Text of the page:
Meet Lepsta, a version control tool and code syncing service built with the core purpose of helping software teams collaborate. Now if you’re familiar with version control tools such as GitHub, BitBucket, GitLab and the likes thereof you may be wondering how Lepsta is different? In this blog article I will give you a brief introduction to Lepsta and it’s unique functionality.

The question proposed above can be answered quite simply: Lepsta is a version control tool like the rest which means that you can create, clone and make changes to a code repository as you normally would. The key difference however is in how the platform accounts for changes made to your local repository.

To explain the difference between Lepsta and other version control tools we first need to look at how your conventional Git workflow works. Take the big bad Bitbucket for example.  As a developer, you would log into the Bitbucket platform, create a repository, clone the repository locally and then start making changes to it using the conveniently constructed ‘git clone’ command.

So now let’s pretend that you have completed the steps above, and that you were working on an Angular project you had initialised using the NG CLI and produce a blank project within the directory of the cloned repository. In the background Git will take note of these changes made to the local repo you simply need to account for them.

The changes made locally are not yet reflected in the repository on Bitbucket, code harding if you will. In order to account for those changes you would be required to run ‘git add’ to add your changes, then run ‘git commit’ to commit your changes, and finally, you are required to run ‘git push’ to push your changes to Bitbucket.

Which brings us back to the laudable Lepsta Platform ‘a version control tool and code syncing service’. So what in the world of bytes does this mean? Well let’s try to imagine the noble nodemon tool for node js developers and the silent git working together in the background watching and accounting for changes automatically as you code your fingers numb.

However.. before we further dive into the Lepsta workflow we must first inspect the Lepsta Architecture. Lepsta is made of two main parts:

  1. Lepsta Platform
  2. Uju CLI

The Lepsta Platform is the web interface where coffee drinking developers and their teams go when interacting with repositories. Here they are able to:

  • Create repositories
  • View source code or files
  • View repository history
  • Perform code/peer reviews
  • View streams (more on this below)

The Uju CLI is the command line interface tool used to interact with repositories on the Lepsta platform. The Uju CLI is responsible for:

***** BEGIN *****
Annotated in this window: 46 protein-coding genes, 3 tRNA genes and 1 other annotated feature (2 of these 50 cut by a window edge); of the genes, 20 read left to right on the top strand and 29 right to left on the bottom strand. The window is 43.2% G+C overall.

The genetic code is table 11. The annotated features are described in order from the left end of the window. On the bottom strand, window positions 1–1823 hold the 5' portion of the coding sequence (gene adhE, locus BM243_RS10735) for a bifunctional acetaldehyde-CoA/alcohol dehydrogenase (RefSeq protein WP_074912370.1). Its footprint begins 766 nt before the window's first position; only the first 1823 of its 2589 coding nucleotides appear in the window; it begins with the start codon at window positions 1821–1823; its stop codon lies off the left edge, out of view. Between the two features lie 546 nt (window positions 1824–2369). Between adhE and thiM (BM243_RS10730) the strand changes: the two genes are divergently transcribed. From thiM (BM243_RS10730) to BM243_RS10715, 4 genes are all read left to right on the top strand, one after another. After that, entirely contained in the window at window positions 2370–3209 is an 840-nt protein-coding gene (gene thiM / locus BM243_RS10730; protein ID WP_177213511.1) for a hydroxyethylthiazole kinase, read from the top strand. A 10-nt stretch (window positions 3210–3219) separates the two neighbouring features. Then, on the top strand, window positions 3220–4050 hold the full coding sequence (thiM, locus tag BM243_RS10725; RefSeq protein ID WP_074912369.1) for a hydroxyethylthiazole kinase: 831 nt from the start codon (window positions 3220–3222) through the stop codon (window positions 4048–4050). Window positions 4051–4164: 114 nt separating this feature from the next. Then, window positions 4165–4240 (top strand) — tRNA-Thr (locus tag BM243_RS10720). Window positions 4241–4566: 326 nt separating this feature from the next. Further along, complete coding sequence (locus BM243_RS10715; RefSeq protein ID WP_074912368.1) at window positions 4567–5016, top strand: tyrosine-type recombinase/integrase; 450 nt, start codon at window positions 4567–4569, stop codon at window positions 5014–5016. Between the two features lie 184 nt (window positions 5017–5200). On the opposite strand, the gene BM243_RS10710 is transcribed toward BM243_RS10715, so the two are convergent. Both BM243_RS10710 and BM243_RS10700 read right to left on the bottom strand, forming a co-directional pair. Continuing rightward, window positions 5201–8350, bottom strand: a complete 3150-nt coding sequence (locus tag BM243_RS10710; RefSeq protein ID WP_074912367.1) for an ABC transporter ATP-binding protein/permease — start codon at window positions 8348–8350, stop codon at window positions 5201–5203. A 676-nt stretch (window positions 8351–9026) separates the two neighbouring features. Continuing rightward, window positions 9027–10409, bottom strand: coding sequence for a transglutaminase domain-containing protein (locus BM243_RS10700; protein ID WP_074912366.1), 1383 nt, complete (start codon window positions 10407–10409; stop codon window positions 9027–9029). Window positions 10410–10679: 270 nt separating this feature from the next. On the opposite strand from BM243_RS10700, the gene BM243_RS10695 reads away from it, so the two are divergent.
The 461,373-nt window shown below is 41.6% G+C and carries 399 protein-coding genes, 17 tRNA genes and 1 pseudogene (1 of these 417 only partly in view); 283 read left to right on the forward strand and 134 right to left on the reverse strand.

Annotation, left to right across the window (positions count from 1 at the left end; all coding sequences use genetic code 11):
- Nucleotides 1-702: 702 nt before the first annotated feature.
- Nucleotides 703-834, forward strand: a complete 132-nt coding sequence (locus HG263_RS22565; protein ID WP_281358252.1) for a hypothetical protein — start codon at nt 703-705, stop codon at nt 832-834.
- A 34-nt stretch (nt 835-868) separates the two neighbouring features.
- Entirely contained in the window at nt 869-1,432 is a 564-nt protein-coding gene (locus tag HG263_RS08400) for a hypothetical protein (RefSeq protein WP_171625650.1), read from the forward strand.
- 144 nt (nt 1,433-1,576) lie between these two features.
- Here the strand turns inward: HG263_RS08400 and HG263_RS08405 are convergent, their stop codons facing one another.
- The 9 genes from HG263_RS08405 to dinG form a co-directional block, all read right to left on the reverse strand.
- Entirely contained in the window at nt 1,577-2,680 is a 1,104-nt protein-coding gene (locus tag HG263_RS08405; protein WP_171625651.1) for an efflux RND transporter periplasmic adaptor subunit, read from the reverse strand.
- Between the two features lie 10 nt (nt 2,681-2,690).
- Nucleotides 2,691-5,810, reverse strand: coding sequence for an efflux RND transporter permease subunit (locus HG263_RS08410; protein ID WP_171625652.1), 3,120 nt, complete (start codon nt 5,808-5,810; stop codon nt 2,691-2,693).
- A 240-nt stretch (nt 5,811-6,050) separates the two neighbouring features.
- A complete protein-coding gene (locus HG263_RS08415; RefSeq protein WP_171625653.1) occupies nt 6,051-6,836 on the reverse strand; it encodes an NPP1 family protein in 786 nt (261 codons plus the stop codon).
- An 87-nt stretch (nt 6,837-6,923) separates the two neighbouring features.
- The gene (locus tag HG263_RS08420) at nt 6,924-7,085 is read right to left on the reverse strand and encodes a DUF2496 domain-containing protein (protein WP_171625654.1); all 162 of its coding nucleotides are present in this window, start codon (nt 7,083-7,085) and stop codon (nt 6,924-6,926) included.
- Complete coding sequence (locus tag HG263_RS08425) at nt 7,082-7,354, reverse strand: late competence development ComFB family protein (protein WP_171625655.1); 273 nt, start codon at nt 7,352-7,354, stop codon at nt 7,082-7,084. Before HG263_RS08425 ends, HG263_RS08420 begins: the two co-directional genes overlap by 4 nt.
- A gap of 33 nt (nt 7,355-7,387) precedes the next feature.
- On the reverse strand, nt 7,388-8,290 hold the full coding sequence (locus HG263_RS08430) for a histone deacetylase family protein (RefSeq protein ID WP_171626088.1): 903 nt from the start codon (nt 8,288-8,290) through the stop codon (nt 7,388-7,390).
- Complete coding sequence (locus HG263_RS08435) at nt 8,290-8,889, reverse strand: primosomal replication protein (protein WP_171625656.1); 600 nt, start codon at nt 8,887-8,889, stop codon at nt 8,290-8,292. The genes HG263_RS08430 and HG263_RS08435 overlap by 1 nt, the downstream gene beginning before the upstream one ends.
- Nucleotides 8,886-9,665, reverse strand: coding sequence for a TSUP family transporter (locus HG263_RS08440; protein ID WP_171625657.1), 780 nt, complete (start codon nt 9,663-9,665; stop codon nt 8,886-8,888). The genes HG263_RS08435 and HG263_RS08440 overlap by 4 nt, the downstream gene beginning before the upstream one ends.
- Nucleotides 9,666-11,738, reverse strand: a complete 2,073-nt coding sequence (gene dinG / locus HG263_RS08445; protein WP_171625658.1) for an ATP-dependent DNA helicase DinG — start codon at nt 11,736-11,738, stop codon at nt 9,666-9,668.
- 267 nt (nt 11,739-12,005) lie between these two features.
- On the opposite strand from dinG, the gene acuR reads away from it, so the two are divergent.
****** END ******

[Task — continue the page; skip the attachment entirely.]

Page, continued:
• Mounting/Installing repositories locally
  • Syncing changes made locally to a stream online in real-time

In comparison to the conventional Git workflow working with Lepsta is much simpler. Lepsta is to development teams what automatic cars are to drivers with lazy left legs. When working with Lepsta, as a developer all that one has to do is:

  1. Create a repository on Lepsta
  2. Mount the repository using Uju CLI
  3. Start making changes to the repository (Those changes will automatically be added and pushed to your stream inside the repository on the Lepsta platform)

With Lepsa all changes made to a local code repository will automatically be synced to the repository on the platform. This removes the need to run ‘git add’ and ‘git push’. Whenever a developer makes a change to the codebase locally it is synced in real time to a stream on the Lepsta platform. A stream is a set of changes made by a particular collaborator. Every collaborator has their own stream and streams do not affect the state of the repository. Changes made to a stream can be submitted for code review prior to those changes being merged with the relevant branch.

This is a lot to take in all at once but I will make it simpler using the following analogy: The conventional git workflow is like a manual car. Collaborators manually add changes, commit changes and push changes to a repo, as visualised in the figure below.

Using Lepsta the process described above is automated just much like an automatic car. Once you have set up your repository and the Uju CLI you are ready to continue development knowing that your changes are synced in real time to your stream.

There you have it, meet Lepsta! A spectacular version control tool and code syncing service that assists in the quest to save time and help your team collaborate.

Where to find Lepsta online:

The CLI tool is still under development for windows but is available on Mac and Linux. For more information and docs have a look at:

Are you more of a video person? Take a look at this demo video: